(Originally posted 02/23/13 at Trojan Horse Productions.)
This is a long post. One may want to avail oneself of a navigation resource here.
I don’t write about easy things.
At this writing, a more immediate question is how I’ve stayed homeless, which has prompted no small amount of anger and depression in recent weeks. The short answer appears to be that I’ve stayed homeless the same way I became homeless.
“How I became homeless” is a long post that may be difficult to read at one sitting. The links here below can help. Clicking on any link here will take you to that part of the post; you can ALT-LEFT and ALT-RIGHT to return here, or back.
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(Originally published 07/21/12 at Trojan Horse Productions.)
The pigeons. Years ago, when I had an office job downtown, I’d wait for the bus every afternoon on the south side of Baltimore Street one or two blocks east of Charles. Often, someone tossed down several handfuls of torn-up bread for the birds to eat, and I’d have time to watch them.
For the most part, the pigeons acted just as you’d expect: eating together, share and share alike. But I noticed one individual whose conduct was quite different. This guy never picked up any food from the ground. He never seemed to notice any food on the ground. Instead, he’d notice what someone else was eating, and go over and take it away from that person. Time and time again, he did this.
Put this fellow down on top of a pile of food, and he’d starve to death, because he’d never pick up any for himself. Put another pigeon with him, and he’d be OK — taking away what the other one picks up to eat.
How much closer can you get to the way some people act; who will not do anything for themselves, but only take away what someone else has worked for? Can there be a gene for this?
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When I lived in Barclay, I maintained a bird feeder in the back yard — different locations, but always visible from the kitchen window. Two species used to visit the feeder in flocks: sparrows and starlings. There might be fifty sparrows or fifty starlings there at a time.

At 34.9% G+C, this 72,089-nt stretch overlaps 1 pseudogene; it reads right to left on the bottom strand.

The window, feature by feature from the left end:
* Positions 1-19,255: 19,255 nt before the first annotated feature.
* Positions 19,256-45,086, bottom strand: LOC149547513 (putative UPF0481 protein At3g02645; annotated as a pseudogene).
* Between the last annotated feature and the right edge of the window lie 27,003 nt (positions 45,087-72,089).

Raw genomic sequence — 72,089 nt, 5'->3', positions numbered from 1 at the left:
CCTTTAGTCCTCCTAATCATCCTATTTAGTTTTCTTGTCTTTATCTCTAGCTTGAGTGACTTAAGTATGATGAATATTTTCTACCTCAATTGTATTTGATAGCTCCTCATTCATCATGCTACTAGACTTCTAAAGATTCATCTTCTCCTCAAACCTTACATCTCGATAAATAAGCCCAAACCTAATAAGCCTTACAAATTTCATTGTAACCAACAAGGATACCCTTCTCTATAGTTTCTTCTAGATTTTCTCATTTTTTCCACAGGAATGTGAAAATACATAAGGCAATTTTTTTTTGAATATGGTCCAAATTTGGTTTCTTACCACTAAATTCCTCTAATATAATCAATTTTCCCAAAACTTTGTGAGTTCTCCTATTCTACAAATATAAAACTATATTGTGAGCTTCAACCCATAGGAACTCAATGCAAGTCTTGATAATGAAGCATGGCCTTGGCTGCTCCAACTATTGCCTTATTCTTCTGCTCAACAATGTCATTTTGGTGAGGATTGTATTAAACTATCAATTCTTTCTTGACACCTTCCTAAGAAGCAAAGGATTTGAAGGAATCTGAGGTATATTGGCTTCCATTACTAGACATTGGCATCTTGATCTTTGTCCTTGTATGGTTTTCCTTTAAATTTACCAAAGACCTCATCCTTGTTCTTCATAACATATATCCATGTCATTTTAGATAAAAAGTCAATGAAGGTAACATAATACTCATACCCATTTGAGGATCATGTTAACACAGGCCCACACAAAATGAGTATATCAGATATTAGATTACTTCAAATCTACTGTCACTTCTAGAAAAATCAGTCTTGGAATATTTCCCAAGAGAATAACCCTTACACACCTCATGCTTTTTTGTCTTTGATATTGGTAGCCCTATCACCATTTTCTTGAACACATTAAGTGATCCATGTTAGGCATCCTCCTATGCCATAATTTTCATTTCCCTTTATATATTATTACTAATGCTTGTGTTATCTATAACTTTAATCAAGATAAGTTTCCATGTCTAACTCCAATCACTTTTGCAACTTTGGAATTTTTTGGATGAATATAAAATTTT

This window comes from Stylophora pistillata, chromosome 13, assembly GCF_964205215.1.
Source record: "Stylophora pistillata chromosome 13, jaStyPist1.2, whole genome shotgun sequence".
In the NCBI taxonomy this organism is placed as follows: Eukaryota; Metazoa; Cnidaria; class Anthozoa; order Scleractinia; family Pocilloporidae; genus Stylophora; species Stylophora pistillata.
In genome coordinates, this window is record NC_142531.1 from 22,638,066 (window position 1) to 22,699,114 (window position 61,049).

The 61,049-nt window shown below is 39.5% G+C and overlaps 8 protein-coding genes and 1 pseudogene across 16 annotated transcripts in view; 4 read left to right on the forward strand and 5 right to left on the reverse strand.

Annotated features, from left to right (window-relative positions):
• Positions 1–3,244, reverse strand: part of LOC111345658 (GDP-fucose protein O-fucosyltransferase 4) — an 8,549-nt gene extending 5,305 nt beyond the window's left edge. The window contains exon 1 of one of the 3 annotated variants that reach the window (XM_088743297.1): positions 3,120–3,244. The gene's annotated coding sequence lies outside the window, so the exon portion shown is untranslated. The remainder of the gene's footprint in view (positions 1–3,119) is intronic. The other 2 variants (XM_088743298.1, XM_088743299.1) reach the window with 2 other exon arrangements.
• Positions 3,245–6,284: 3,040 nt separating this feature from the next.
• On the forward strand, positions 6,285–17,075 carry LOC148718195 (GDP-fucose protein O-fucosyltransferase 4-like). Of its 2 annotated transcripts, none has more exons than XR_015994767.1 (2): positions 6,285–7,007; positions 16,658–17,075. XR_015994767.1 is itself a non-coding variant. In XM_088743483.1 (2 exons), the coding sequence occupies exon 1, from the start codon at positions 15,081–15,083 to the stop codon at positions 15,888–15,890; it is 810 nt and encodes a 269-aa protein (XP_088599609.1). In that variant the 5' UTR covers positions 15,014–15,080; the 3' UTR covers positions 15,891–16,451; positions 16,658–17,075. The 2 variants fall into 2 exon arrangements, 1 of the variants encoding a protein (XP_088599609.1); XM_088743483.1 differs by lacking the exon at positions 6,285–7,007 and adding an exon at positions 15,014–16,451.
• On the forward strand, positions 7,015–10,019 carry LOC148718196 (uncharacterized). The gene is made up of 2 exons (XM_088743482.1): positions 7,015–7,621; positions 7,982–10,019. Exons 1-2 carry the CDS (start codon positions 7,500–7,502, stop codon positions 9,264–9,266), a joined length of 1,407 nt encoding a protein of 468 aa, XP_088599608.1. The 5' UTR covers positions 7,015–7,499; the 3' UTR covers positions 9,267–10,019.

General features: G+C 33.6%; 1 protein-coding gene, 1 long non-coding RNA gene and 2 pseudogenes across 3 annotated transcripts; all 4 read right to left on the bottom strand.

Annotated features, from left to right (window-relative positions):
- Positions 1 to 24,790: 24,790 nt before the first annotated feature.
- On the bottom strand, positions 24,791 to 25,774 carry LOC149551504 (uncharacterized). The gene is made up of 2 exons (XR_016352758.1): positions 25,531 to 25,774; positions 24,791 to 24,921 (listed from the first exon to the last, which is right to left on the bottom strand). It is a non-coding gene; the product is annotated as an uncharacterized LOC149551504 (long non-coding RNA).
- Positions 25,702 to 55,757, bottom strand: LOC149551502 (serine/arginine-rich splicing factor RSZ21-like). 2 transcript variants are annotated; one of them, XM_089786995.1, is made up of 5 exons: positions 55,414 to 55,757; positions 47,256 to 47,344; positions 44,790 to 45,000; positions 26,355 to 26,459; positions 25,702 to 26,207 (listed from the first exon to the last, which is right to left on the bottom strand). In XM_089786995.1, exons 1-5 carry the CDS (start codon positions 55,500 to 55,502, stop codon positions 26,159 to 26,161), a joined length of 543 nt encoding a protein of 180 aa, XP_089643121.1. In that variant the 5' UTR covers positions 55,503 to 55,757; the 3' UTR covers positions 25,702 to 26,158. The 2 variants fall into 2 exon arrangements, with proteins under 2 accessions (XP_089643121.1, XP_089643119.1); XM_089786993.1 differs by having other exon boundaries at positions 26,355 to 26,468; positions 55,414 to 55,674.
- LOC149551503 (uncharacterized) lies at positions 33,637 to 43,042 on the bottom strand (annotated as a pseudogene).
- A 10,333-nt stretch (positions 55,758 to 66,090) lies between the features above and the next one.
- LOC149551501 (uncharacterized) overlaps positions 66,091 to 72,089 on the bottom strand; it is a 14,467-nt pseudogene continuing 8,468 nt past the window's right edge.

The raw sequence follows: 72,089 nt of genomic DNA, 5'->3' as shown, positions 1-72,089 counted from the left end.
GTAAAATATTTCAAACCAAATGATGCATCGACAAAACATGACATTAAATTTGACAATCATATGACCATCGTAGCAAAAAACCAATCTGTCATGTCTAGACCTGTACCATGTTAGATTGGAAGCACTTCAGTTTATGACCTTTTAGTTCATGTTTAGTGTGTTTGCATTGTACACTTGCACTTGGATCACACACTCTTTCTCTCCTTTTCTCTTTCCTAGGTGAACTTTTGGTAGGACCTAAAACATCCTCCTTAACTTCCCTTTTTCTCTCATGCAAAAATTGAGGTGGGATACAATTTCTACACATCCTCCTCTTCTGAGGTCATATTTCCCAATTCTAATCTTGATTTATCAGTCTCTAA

“In 2012, Social Security, Medicare and Medicaid alone represented 44 percent of spending; all entitlement programs were 63 percent. But it’s hard to control entitlement programs because their constituencies are so large.”
It makes sense to me that, as Samuelson proposes, we should discard the term “entitlements” as naming portions of the federal budget that are untouchable. No program should be sacrosanct.
Continue reading Entitlement(s): Attitude and policy
I normally only publish on Mondays (comments on the news), Wednesdays (recycling old posts) and Saturdays (substantial new pieces). A couple things happened this morning that seem to me urgent enough to warrant an off-schedule post.
I’d invite e-mail subscribers to hold on to their e-mail copy of this post, and will explain why.
… can make a hard situation easy, or make an easy situation hard.
To enter the shelter, you walk across this parking lot to an iron gate, and then down these steps to the “smoke pit,” an 8 x 20′ area with benches where we sit until they call us in, in groups of six, to register for this night. One does this every day.